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Litigation

Clearly there are times when a family matter must be litigated.  Van (pronounced “Vun”) has a unique understanding of the interplay between immigration law and family law as these are her only two areas of law practice.   She has been called upon numerous times by clients and colleagues alike to:

  • Prevent noncitizens and citizens alike from removing children from the state and/or the country;
  • Consult and/or litigate high conflict cases involving a threat by a lawful permanent resident (LPR) or United States citizen (USC) spouse to have the noncitizen spouse deported by reporting them to Immigration Customs and Enforcement (ICE); and 
  • Consult and/or litigate cases involving the abuse of noncitizen spouses and their children at the hands of lawful permanent resident or United States citizen spouse.  Victims of domestic abuse have special protection under Federal law and these options must be thoroughly explored with the noncitizen.

However, as a former judicial intern and law clerk, Van has seen one too many empty victories in family court.  When parties ask the court to make very personal decisions, which will affect their lives and their children’s lives, they will undoubtedly be disappointed in the results.  It would be naïve to think that a trial would provide the court with a complete understanding of the parties, their children’s needs, and the many other aspects of the parties’ lives  which make life manageable.  Even if the court is able to appreciate the complex lives that many families lead today, they are constrained by the law in terms of what they are able to do to meet the needs of the parties and their children.  This would not be the case if the parties were to craft their own agreement either through mediation or collaboration.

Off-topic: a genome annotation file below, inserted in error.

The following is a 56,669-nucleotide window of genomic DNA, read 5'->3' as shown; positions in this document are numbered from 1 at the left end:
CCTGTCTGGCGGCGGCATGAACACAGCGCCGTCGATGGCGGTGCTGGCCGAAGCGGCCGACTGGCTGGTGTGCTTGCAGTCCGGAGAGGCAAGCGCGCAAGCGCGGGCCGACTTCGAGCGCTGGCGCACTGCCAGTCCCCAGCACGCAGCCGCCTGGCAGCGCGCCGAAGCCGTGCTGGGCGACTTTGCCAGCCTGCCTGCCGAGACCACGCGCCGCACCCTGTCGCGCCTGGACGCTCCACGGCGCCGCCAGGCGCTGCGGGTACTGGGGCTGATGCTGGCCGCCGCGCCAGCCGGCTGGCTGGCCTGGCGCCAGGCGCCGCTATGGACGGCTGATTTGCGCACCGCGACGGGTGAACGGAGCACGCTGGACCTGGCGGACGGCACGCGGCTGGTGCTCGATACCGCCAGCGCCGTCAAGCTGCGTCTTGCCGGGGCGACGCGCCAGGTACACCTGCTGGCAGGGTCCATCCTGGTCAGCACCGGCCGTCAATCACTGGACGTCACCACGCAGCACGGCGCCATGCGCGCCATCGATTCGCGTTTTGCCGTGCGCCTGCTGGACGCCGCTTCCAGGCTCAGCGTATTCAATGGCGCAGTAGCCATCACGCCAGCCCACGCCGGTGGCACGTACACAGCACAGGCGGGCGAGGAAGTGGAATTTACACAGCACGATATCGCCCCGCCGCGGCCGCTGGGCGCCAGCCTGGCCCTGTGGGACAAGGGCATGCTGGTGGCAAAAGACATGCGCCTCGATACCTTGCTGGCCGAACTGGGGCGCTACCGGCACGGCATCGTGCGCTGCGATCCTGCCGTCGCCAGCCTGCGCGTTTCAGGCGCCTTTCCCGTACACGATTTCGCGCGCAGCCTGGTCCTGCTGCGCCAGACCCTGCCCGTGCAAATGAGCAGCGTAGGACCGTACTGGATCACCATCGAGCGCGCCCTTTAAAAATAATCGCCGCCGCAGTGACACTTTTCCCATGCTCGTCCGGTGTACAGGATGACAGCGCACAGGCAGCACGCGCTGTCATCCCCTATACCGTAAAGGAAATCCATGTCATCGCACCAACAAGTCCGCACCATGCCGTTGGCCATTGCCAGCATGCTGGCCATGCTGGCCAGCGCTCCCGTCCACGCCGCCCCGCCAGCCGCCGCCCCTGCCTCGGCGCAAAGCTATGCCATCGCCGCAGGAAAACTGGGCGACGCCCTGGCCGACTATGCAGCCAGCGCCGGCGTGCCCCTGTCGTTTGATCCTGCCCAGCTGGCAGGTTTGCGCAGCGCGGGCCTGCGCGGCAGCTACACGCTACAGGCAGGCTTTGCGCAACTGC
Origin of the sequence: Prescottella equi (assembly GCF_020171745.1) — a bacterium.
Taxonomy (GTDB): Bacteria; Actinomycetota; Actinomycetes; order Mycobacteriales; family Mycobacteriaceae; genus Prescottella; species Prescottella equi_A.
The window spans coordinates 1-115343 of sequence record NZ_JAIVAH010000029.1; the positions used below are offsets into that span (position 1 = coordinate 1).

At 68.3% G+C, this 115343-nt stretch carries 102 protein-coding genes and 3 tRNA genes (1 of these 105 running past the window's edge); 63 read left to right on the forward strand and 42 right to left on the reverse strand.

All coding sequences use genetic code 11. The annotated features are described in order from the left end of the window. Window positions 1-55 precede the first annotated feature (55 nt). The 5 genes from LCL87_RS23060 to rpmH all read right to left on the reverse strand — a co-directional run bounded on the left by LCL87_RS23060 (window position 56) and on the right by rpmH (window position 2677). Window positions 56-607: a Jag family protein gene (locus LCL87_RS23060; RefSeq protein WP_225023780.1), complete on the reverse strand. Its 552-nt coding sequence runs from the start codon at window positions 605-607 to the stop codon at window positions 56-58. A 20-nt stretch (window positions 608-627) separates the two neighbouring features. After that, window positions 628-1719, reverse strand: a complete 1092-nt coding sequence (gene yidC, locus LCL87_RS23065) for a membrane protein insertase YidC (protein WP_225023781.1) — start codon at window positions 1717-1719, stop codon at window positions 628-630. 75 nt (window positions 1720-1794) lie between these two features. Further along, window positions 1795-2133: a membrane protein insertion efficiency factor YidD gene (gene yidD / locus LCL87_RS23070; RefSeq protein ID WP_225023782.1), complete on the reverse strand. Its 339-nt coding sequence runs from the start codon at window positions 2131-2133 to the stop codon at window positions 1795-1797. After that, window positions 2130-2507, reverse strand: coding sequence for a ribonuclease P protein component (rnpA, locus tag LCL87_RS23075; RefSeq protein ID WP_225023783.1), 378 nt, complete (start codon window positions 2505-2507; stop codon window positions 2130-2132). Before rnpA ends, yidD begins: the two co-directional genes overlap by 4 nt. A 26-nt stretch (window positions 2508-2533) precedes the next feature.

To determine whether your desired interests and goals would be best achieved by litigation, mediation, or collaborationcontact us for a consultation.